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Human Resources Consultants Face Change Challenge
25-Feb-05 [ by Larry Chao ] 7904 Read and 156 Comment

Arthur Andersen's demise illustrates the "change challenge" auditors face in exploiting new sources of growth. Other professional services businesses like human resources consultants should take heed‚ writes Larry Chao

Many professional services businesses are at crossroads today. Making money is tough‚ especially when highly paid partners are running into the profit margin buzz saw. Take auditing for example: Auditing fees are eroding while salaries steadily increase year-after-year. One solution‚ until the Arthur Andersen-Enron escapade‚ was to diversify into more lucrative businesses‚ such as consulting. Now‚ however‚ with the likelihood of that option diminishing‚ partners must devise a way of re-inventing themselves or face the prospect of consolidation. Partners are realizing that achieving organization change is tougher when key stakeholders need to drastically change their own skills and way they work.

Human resources consulting is another example of professional services under profit margin attack. These firms‚ such as Hay Management‚ Hewitt and Watson Wyatt have prided themselves on traditional human resources consulting‚ most notably compensation practices. Armed with tools such as job analysis‚ job evaluation and formulas for calculating the value of jobs‚ they made their money advising clients on how to pay employees. As information technology and corporate headhunters made this information more readily available‚ however‚ fees for such work plunged.

Now human resources consultants face with the same predicament as their auditing brethren. They must define a more economically viable business model to survive. Partners in these firms‚ who have been well paid for giving advice on compensation‚ must either broaden their client base with existing thin margin services‚ or create new service offerings with richer margins. With restructuring creating opportunities for organization change services since the financial crisis 1997‚ many human resources consultants chose the latter option.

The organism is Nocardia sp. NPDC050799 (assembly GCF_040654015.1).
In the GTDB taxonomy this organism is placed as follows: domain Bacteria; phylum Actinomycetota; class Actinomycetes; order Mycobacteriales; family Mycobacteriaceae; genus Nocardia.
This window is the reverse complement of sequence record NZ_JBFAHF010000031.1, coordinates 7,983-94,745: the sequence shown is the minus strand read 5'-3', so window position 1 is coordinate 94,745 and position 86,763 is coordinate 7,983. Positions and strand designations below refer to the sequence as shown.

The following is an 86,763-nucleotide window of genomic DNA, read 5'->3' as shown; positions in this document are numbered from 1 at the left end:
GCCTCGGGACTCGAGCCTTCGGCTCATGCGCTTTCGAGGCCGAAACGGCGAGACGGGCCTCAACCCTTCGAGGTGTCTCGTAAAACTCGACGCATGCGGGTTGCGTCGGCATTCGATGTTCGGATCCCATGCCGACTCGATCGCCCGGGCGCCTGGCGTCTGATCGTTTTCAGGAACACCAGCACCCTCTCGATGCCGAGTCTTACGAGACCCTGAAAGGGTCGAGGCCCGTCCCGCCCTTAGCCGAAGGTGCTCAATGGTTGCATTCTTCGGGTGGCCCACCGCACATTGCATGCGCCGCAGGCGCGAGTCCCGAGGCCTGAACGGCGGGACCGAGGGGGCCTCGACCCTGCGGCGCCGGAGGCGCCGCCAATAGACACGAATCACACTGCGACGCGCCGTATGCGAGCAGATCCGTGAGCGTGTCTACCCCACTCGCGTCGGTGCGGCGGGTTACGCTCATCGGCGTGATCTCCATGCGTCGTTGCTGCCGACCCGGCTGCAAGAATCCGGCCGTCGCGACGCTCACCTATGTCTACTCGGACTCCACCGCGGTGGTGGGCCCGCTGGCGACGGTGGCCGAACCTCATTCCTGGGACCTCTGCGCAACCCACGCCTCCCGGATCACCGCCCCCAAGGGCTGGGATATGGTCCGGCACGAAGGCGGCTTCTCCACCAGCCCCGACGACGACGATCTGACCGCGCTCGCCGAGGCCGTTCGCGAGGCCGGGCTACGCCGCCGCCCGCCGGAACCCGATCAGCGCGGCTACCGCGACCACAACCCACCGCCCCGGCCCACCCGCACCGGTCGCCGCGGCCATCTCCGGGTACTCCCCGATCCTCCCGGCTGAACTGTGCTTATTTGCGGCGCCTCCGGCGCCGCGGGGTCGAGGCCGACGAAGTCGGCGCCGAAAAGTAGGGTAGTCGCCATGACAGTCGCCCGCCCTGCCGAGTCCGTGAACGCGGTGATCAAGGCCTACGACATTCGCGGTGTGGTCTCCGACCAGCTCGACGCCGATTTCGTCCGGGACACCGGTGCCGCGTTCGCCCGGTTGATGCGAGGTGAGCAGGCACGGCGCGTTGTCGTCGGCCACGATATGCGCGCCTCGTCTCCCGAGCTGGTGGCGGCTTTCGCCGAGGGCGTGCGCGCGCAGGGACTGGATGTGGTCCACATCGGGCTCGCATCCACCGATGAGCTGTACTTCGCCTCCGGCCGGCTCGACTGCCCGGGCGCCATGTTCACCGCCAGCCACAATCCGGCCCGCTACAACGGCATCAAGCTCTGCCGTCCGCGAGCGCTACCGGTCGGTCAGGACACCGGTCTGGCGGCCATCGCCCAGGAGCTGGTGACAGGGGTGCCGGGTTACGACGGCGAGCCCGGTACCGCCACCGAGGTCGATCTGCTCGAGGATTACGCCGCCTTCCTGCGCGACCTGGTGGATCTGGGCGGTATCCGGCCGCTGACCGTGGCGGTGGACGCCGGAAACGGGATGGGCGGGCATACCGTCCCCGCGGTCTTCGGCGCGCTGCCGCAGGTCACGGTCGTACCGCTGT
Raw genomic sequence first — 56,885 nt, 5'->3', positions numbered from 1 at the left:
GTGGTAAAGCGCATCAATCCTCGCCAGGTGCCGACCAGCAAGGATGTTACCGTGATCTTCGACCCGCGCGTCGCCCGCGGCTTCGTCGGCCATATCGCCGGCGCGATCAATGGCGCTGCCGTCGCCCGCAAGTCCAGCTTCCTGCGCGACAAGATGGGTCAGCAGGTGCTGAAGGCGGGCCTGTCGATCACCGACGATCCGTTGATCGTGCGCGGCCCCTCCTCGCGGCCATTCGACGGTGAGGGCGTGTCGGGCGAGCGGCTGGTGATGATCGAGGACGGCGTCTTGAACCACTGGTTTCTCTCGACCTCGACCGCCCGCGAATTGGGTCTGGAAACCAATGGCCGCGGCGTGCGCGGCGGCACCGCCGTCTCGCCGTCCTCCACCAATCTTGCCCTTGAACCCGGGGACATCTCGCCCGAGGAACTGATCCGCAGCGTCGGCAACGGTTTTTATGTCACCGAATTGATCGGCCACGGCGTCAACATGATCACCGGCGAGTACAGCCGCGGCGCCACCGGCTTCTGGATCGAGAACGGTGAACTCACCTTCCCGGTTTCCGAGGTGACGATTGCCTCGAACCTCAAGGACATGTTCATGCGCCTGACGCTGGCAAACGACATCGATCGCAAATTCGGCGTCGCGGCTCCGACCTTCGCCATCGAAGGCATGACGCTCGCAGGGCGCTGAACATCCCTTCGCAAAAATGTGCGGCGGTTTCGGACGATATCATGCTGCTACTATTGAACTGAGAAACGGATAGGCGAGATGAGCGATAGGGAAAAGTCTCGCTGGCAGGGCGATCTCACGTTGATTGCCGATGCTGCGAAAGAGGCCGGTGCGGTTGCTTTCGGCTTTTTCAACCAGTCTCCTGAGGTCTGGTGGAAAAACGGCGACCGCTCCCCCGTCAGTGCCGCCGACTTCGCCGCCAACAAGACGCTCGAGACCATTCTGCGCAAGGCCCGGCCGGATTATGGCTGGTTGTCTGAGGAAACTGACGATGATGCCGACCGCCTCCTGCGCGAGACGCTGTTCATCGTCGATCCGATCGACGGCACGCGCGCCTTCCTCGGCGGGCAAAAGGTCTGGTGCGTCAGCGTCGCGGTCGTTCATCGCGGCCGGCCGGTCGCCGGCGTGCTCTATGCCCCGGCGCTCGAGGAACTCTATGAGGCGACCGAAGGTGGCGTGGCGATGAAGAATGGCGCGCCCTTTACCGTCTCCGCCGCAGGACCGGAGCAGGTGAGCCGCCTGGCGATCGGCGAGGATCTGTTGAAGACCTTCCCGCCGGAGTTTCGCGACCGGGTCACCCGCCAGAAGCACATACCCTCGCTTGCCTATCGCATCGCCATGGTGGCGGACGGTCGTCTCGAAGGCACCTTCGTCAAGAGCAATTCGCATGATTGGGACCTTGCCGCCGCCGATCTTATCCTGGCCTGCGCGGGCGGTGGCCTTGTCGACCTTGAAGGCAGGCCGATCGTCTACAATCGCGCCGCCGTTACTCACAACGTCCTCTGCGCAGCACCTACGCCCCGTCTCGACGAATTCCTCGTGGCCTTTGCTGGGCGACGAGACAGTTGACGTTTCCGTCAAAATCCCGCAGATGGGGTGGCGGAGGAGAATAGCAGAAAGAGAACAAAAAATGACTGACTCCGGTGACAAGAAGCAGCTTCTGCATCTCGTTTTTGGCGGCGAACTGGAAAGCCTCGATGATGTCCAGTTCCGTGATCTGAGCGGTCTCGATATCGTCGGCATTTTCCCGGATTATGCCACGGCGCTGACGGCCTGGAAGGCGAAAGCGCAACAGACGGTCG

Today‚ human resources consultants are struggling to transform themselves into organization change consultants. As part of their service package‚ they evaluate the impact new strategies and restructuring have on organizations and employees. It seems‚ at least from a marketing perspective‚ that human resources consultants should have the edge when it comes to defining how people need to improve performance and grapple with change. But the transition from compensation consulting to higher value-added organization change consulting has not been easy.

Flashy marketing for these services has preceded a real track record for success. For example‚ promises of step-changes in business performance and breakthroughs in leadership skill development from fancy sounding gimmicks such as "emotional intelligence" give hope that an elixir has been concocted to change the way people behave.

In reality‚ the consulting approaches that support this kind of business are too academic and lack practical application. And at premium prices‚ these services better start delivering value quickly; otherwise human resources consultants risk disenfranchising their clients.

Human resources consultants face a monumental challenge to deliver on promises they have already made. The biggest hurdle is overcoming the mismatch between traditional HR and organization change consulting approaches. On one hand‚ good compensation consulting involves documenting‚ analyzing and comparing data‚ such as job descriptions and salaries. It is easy to leverage inexperienced consultants to conduct these rote tasks. On the other hand‚ organization change consulting involves solving much more complex issues that require strategic thinking and creative problem solving. Effective organization change consultants know how to design solutions that affect the way people carry out work and perform. There is less room for leveraging inexperienced consultants.

Lack of appropriate skills and poor direction have produced unhappy clients. Commented one human resources client in the banking sector: "When they (HR consultants) were telling us about their services‚ they promised many different products and benefits. But after six months of expensive work‚ they have come up with either obvious solutions that we already knew‚ or answers that were too academic to implement. We feel ripped off."

Redefining their business begins when human resources consultants take a hard look in the mirror. They must honestly assess their capabilities and need for change. The reflection may not be one that they want to see‚ but until they confront reality‚ their prospects for successful change remain uncertain.

Larry Chao is managing director of Chao Group Limited‚ a strategic change consultancy and training boutique

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